Lyme disease-associated glomerulonephritis.
Mc Causland FR, Niedermaier S, Bijol V, Rennke HG, Choi ME, Forman JP
Nephrol Dial Transplant 2011 07 12
We report two cases of Lyme disease-associated glomerulonephritis. A 57-year-old female presented with rash, volume overload, hypertension and rapidly progressive glomerulonephritis. Biopsy confirmed an immune complex-mediated, membranoproliferative lesion. She was treated successfully with steroids and antibiotics. In a second case, a 40-year-old male, with a previously known microscopic hematuria, presented with rash, arthralgias, new proteinuria and gross hematuria following a tick bite. Biopsy revealed focal proliferative IgA nephropathy. Treatment with steroids and antibiotics resulted in rapid resolution of findings. Acute Lyme disease may contribute to the development of de novo, or activation of previously quiescent, immune-mediated glomerular disease.
Authors: Littman MP
Citation: J Vet Emerg Crit Care (San Antonio) 2013(Mar)
Location: Department of Clinical Studies-Philadelphia, University
of Pennsylvania School of Veterinary Medicine, Philadelphia, PA, 19104-6010.
OBJECTIVE: To review what is known and highlight knowledge gaps
regarding Lyme nephritis (LN).
DATA SOURCES: Publications identified via PubMed using the keywords
"Borrelia burgdorferi," "Borreliosis," "glomerulonephritis,"
"autoimmunity," and "retriever," and as
generated by investigators working in the fields of Borreliosis and
HUMAN DATA SYNTHESIS: Postborrelial immune-mediated glomerulonephritis
was described recently in 6 people; 3 responded to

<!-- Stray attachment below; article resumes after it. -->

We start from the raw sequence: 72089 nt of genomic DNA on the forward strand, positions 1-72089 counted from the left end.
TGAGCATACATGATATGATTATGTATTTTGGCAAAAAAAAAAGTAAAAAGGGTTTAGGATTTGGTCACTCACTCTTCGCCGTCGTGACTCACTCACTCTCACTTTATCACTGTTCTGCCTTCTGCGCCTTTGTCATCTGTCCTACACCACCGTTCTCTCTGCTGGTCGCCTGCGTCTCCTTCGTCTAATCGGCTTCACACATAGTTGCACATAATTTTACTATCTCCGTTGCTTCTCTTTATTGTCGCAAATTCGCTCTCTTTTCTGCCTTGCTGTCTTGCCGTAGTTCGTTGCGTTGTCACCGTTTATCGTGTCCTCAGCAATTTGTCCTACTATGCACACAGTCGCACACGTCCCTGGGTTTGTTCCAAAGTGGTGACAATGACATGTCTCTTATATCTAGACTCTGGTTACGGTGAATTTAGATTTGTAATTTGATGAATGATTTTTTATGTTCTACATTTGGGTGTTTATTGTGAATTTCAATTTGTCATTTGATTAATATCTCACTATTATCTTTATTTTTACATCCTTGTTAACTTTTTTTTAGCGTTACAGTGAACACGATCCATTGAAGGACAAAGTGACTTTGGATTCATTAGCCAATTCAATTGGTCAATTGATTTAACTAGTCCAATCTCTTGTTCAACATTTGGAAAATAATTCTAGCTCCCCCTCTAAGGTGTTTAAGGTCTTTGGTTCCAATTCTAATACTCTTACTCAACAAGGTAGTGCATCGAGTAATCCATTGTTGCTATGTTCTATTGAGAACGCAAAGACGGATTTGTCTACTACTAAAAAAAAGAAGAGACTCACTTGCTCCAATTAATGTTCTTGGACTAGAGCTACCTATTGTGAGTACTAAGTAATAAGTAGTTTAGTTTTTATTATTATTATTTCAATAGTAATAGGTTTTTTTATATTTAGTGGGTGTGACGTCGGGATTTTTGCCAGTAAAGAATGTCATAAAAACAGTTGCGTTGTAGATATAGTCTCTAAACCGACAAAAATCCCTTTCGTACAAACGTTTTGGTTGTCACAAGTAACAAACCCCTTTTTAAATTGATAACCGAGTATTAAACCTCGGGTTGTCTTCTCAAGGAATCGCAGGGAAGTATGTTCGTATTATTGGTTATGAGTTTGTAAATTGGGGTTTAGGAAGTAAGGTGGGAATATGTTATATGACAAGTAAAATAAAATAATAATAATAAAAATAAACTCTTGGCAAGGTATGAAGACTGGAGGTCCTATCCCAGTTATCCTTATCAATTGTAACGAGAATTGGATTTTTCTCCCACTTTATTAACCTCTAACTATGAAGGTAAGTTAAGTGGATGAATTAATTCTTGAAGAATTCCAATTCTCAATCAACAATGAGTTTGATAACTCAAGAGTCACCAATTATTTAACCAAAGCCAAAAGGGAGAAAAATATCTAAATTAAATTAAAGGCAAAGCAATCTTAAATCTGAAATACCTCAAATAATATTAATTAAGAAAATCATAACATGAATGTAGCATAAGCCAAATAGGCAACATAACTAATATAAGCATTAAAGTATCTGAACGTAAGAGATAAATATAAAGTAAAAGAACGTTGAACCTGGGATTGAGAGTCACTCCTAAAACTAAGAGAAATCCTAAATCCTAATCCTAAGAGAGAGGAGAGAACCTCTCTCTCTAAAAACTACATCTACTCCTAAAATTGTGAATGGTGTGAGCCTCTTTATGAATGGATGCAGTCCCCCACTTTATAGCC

antimicrobials/steroids, 1 to antimicrobials/angiotensin-converting
enzyme inhibitor/warfarin, 1 required hemodialysis but became
hemodialysis independent after 5 months and treatment with
antimicrobials, steroids, plasmapheresis, immunoglobulin, and 1 did not
respond to steroids and angiotensin-converting enzyme inhibitor and
still requires hemodialysis.
VETERINARY DATA SYNTHESIS: Lyme nephritis is seen in <1-2% of Lyme
seropositive dogs, with an average onset at 5-6 years. Labrador and
Golden Retrievers are predisposed to this condition. Prior or concurrent
lameness is described in 9-28% cases. Historical presentations include
acute progressive protein-losing nephropathy with membranoproliferative
glomerulonephritis, tubular necrosis/regeneration, and interstitial
nephritis, but possibly milder forms exist. Complications include
thromboembolic events, hypertension, effusive disease, and
oliguric/anuric renal failure. Diagnostic tests help stage disease and
rule out other causes. Renal biopsy is advocated early, when
intervention may help, and to prove if immune-complex disease exists.
Treatment includes standard therapy for protein-losing nephropathy,
long-term antimicrobials, and perhaps immunosuppressive therapy.
CONCLUSIONS: There is no experimental model of LN to study predisposing
factors, pathogenesis, onset, progression, treatment, or prevention.
There are no predictive tests to identify the few individuals at highest
risk, therefore all seropositive dogs should be screened and monitored
for proteinuria. Lyme
nephritis mimics other forms of protein-losing
nephropathy and sometimes Leptospirosis. Renal biopsy helps show if
immune-complex disease exists, but may not prove LN specifically. More
studies are warranted on dogs with Lyme-specific immune-complex
deposition to evaluate risk factors, understand pathogenesis,
variability of expression, and to validate treatment and prevention
© Veterinary Emergency and Critical Care Society 2013.